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October 17, 2017

To go or Not to Go - That is the question - Ethiopian Journey - Post no - VIII

Then it happened! I received a call from Global placements in the month of September 2002.They informed me that I was selected and that I should send the passports of my family so that the Visa process can start.

As long as an important event is not forthcoming we are all relaxed. It is something that we anticipate but the event has not yet started. Once the event is eminent and close, there are butterflies in the stomach. There are worrying questions “what about my steady and regular job at CBIT. I am getting regular pay scales. I am well liked and adjusted to CBIT and its rules and regulations. Should I go to a place that gives a contract that too only for two years? What will happen if either the university or I don’t like each other? What will I do when I come back? Can I get a suitable job immediately? What about my children’s education”. My head was in a spin and my emotions and thoughts were wrung, knotted and tossed around just like clothes in a high speed washing machine.

My son Pranav Pratheek was seven years old and he was studying in Geetanjali Public school, a famous school located at Begumpet, Hyderabad. My daughter, Sai Sahithi was only two years old and she had not even gone to a preschool till that point of time.

My first port of call was Dr.Surendranath, my Brother-in-law and Pediatrician in our family. He laughed at our predicament and waved a green flag. He told us that all necessary vaccinations are done for Pranav and Sahithi. He said “why are you so worried? Haven’t I and Uma (Dr. M. Uma his wife and my elder sister) went to Yemen and spent four nice years. You should travel and learn”.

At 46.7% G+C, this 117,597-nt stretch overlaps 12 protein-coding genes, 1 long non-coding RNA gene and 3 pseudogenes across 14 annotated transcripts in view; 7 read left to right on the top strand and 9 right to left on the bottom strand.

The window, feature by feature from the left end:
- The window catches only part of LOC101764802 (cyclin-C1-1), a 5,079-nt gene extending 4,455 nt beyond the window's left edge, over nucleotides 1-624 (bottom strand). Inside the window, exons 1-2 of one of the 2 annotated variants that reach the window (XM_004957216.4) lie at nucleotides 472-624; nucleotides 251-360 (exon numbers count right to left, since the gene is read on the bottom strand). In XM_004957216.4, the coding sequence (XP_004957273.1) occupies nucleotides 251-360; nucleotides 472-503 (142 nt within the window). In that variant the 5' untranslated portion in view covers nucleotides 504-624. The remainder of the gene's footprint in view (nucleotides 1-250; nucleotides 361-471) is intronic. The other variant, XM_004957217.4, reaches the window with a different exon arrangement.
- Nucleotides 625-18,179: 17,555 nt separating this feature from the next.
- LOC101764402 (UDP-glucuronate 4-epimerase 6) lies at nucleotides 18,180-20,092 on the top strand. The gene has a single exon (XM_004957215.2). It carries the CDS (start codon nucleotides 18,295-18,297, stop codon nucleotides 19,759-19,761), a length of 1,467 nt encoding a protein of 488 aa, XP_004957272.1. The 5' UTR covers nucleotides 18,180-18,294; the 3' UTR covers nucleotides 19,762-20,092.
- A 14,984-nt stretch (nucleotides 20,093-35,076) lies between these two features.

My father Sri M.C. Anjaneyulu and my mother Smt M. Hemalatha were pillars of strength. They encouraged and advised that we should go as a family. My Dad told me “Go and experience Ethiopia. You would get benefited immensely. There is so much to gain and you might not get another opportunity”.

My eldest sister Dr.M.Ramani and Eldest brother-in-law Dr.G.Venkatramana too were very supportive. They suggested that we carry a medical kit that will contain medicine for all common ailments. I remember my Sister Dr.M.Ramani telling me “you might not use many of the medicines that you carry and they are like insurance policies. It will give you peace of mind and you and Padma (my wife) will be relaxed mentally and will sleep well”.

My sister Dr.M.Ramani a well-known pathologist by profession, cautioned me and said that our entire family needs to take yellow fever vaccination. As yellow fever is prevalent in African countries, it is imperative that all visitors to African countries get themselves vaccinated for yellow fever.